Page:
Growing responsibly

For an operation the size of Wyndham’s that has several thousand properties worldwide, defining its ESG targets is no easy task. “We have used the UN Sustainable Development Goals as a guide to set our first-generation performance targets for 2025, with strong progress achieved so far. This includes the Wyndham Green sustainability programme, a five-level certification initiative designed to help hotels improve in areas such as energy efficiency, reduction of emissions, conservation of water, reduction of waste, and to also reduce their environmental footprint to protect their biodiversity,” says Manikis. Some of those 2025 targets outlined in Wyndham’s ESG report last year said that it aims to achieve usage of 100 per cent renewable energy at its owned properties, complete elimination of single-use plastics and a 15 per cent reduction in both water consumption per square foot and Scope 1/Scope 2 emissions.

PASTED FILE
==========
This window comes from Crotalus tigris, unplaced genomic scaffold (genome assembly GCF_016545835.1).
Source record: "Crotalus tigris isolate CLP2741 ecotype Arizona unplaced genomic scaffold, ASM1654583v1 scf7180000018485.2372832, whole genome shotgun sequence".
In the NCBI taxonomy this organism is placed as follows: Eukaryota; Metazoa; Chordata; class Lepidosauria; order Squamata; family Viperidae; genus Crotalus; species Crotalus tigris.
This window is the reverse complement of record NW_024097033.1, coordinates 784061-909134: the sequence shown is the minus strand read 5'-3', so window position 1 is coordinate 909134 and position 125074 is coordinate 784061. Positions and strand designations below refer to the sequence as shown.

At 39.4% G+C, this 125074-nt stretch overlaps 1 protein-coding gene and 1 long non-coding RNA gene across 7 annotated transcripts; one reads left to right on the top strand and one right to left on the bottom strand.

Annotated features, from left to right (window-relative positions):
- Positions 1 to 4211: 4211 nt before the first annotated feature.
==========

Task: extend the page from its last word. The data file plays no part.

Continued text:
The lobby of the Wyndham Grand Doha West Bay Beach

“What is important to us, especially in the MENA region, is how do we make sustainability part of the daily conversation. A very important message to all our franchisees and our managed properties is that this is not going to be a sprint. This is a marathon. We have Wyndham Green as a brand standard for all the hotels that we bring into our business. [Sustainability] is not just nice-to-have cocktail conversation anymore, this is the future of our industry.”